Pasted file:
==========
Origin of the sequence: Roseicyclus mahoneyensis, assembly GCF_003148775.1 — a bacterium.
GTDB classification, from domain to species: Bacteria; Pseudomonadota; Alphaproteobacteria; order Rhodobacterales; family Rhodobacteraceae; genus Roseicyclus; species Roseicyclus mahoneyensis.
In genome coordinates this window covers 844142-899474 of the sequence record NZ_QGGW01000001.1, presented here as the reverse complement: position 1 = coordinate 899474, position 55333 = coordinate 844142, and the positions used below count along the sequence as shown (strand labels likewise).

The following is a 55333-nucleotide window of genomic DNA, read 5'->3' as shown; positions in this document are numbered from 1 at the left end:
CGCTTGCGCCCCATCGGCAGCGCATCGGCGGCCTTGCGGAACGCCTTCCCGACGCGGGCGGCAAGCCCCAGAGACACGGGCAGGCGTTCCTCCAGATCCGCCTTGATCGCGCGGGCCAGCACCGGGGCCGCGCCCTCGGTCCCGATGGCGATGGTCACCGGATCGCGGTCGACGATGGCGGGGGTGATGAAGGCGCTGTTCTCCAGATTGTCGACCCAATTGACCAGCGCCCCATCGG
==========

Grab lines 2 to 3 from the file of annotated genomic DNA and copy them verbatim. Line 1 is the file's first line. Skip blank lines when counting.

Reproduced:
GTDB classification, from domain to species: Bacteria; Pseudomonadota; Alphaproteobacteria; order Rhodobacterales; family Rhodobacteraceae; genus Roseicyclus; species Roseicyclus mahoneyensis.
In genome coordinates this window covers 844142-899474 of the sequence record NZ_QGGW01000001.1, presented here as the reverse complement: position 1 = coordinate 899474, position 55333 = coordinate 844142, and the positions used below count along the sequence as shown (strand labels likewise).